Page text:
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Question. Show that the equation $$x^2+y^2+z^2=16(xy+yz+zx-1)$$ does no have integer solutions.

I know a nice and easy (actually, an obvious) way to solve this problem. But I'm just wondering can we solve this using infinite descent method? I remember I saw a solution using that method, but it was wrong.

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@Arturo, Nice way! but no, mine is more easier. Rewrite it as $(x+y+z)^2+4^2=18(xy+yz+zx)$ and use the fact that if $3 \mid a^2+b^2$ then $3 \mid a$ and $3 \mid b$. – Amir Hossein Apr 12 '11 at 15:11
Actually, I have a sign error; doing it correctly I would have gotten the same thing: $(x+y+z)^2 = 18(xy+yz+zx)-16$, so considering modulo $3$ (instead of modulo $7$), you know that $-1$ is not a square modulo $3$ (equivalent to what you have), so no integer solution. – Arturo Magidin Apr 12 '11 at 15:15
Yes I would like to see a descent proof for this too, I haven't tried yet but if there's no common factors it's going to be very difficult. – quanta Apr 12 '11 at 16:48
up vote 5 down vote accepted

The following is an approach that is not by infinite descent, but imitates at the beginning descent approaches to similar problems.

Any square is congruent to $0$, $1$, or $4$ modulo $8$. It follows easily that in any solution of the given equation, $x$, $y$, and $z$ must be even, say $x=2r$, $y=2s$, $z=2t$. Substitute and simplify. We get $$r^2+s^2+t^2=16(rs+st+tr) -4$$

Using more or less the same idea, we observe that $r$, $s$, and $t$ must be even. Let $r=2u$, $s=2v$, $t=2w$. Substitute and simplify. We get $$u^2+v^2+w^2=16(uv+vw+wu)-1$$

Now the descending stops. The right-hand side is congruent to $-1$ modulo $8$, but no sum of $3$ squares can be.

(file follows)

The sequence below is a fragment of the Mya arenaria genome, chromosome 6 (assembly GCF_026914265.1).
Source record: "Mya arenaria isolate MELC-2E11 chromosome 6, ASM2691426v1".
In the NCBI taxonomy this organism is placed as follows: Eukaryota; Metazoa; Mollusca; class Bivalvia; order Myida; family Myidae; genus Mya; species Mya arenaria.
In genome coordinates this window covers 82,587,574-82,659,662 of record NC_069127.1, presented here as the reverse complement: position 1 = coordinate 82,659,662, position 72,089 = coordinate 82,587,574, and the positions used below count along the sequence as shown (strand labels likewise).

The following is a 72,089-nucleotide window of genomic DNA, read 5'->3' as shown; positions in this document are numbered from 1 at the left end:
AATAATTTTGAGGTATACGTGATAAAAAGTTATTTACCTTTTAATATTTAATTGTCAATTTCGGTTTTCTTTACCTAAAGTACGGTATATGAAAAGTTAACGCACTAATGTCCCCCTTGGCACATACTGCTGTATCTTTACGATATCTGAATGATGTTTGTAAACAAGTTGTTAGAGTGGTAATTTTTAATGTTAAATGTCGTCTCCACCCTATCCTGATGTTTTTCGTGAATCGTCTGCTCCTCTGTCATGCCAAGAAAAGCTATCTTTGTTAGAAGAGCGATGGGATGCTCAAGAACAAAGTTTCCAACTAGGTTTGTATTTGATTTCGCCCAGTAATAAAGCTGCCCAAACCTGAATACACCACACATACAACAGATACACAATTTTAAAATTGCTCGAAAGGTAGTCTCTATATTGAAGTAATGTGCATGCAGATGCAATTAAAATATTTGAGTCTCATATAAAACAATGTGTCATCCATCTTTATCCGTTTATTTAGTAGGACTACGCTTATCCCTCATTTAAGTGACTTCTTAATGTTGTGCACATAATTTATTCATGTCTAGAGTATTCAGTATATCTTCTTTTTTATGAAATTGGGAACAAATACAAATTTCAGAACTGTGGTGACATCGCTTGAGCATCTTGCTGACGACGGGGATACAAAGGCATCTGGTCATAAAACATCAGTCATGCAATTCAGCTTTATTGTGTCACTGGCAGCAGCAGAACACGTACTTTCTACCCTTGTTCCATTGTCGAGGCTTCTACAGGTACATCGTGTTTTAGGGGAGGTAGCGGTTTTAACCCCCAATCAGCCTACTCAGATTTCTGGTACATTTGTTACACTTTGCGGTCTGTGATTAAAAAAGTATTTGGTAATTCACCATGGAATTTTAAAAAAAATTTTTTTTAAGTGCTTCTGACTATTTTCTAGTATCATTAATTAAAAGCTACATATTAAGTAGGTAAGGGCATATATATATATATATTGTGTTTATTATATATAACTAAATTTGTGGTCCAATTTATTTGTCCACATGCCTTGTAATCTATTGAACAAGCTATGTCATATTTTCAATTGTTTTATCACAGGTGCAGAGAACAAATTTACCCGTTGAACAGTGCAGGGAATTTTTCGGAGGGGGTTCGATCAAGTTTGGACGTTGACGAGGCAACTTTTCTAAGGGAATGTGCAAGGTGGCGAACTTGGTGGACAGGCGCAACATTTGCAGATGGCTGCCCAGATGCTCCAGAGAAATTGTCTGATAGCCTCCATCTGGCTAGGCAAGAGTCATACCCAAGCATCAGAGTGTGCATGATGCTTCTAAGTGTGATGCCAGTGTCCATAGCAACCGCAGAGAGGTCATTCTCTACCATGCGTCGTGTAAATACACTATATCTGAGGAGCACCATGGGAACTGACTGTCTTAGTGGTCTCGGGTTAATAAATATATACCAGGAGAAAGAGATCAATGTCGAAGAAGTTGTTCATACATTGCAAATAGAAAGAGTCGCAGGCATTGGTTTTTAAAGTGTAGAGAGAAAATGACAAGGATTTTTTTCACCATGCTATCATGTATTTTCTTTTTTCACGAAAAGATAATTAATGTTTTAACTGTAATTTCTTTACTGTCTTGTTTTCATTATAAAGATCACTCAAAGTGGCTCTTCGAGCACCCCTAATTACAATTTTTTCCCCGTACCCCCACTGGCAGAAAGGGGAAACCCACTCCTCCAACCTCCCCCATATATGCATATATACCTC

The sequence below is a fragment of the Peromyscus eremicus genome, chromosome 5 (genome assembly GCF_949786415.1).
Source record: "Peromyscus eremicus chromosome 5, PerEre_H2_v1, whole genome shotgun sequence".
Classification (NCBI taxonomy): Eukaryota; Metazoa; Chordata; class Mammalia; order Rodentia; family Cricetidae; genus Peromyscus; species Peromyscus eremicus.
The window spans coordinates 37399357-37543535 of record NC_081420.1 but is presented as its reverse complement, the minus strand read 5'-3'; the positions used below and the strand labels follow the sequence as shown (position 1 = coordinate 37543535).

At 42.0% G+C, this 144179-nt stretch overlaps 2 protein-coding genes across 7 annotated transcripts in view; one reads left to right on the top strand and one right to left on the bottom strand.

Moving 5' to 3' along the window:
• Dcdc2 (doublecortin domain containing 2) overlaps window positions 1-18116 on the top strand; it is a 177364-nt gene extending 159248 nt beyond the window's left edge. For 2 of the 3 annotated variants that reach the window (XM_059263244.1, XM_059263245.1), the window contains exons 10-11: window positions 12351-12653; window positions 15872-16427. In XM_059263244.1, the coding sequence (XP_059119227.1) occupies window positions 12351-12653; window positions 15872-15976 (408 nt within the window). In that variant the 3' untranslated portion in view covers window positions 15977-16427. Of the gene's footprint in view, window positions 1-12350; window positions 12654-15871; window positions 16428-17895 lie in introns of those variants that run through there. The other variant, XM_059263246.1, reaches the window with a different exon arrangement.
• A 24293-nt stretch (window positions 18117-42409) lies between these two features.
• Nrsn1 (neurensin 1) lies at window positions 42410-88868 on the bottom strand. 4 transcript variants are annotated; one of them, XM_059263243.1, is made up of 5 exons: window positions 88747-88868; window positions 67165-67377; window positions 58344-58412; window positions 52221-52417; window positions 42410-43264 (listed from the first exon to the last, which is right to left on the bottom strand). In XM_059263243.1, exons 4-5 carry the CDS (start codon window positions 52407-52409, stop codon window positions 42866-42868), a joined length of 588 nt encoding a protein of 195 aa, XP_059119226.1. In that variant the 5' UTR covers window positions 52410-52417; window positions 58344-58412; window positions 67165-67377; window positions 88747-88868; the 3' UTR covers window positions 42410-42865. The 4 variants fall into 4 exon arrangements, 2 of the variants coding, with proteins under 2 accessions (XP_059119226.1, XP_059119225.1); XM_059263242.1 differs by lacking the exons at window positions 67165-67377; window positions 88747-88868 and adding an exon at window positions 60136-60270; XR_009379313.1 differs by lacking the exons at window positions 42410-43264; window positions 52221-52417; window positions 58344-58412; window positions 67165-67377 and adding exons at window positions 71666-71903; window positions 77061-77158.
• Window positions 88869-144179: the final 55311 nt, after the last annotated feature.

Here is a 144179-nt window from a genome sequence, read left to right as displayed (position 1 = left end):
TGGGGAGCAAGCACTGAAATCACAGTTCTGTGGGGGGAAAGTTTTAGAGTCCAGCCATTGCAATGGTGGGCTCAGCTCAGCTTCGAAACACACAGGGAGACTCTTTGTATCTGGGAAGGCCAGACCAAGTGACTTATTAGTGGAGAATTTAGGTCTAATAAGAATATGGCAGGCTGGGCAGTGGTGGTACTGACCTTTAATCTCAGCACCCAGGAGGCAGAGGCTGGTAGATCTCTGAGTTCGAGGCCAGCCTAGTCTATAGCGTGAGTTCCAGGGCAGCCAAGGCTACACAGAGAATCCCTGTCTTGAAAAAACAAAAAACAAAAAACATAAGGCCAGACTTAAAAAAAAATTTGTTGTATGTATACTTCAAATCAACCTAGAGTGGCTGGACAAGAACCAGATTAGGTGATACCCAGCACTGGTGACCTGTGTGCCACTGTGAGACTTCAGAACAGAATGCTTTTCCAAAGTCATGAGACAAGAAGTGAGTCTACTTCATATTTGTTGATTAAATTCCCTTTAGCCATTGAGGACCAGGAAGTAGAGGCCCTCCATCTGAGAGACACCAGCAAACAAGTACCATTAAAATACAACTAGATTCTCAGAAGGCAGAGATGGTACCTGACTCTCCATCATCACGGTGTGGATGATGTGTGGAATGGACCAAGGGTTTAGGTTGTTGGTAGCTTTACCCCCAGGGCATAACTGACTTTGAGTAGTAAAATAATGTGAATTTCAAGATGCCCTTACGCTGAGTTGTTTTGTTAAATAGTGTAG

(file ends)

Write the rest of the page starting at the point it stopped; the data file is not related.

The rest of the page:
ADDED: I have found a way to make the descent infinite, for proving a stronger result. Look at the equation $$x^2+y^2+z^2=16(xy+yz+zx)-16q^2$$ We want to show that the only solution is the trivial one $x=y=z=q=0$. The argument is more or less the same as the one above, except that when (after $2$ steps) we reach $-q^2$, we observe that there is a contradiction if $q$ is odd, so now let $q$ be even, and the descent continues. It would probably be more attractive to use $8$ than $16$, and $4q^2$ instead of $16q^2$.

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Here is another approach and solution.

Using the identity $X^2 + Y^2 + Z^2 = (X + Y + Z)^2 - 2(XY + XZ + YZ)$

Substituting and simplifying we get

$$(X + Y + Z)^2 + 16 = 18(XY + XZ + YZ)$$

But we know from Fermat and others that the sum of $2$ squares is not divisible by primes of the form $4N+3$ unless both squares are themselves divisible by such prime. Since $16$ is not divisible by any primes of the form $4N+3$, we see that the left side of he equation can not be divisible by $3$ while the right side is divisible by $3$. The contradiction concludes the proof.

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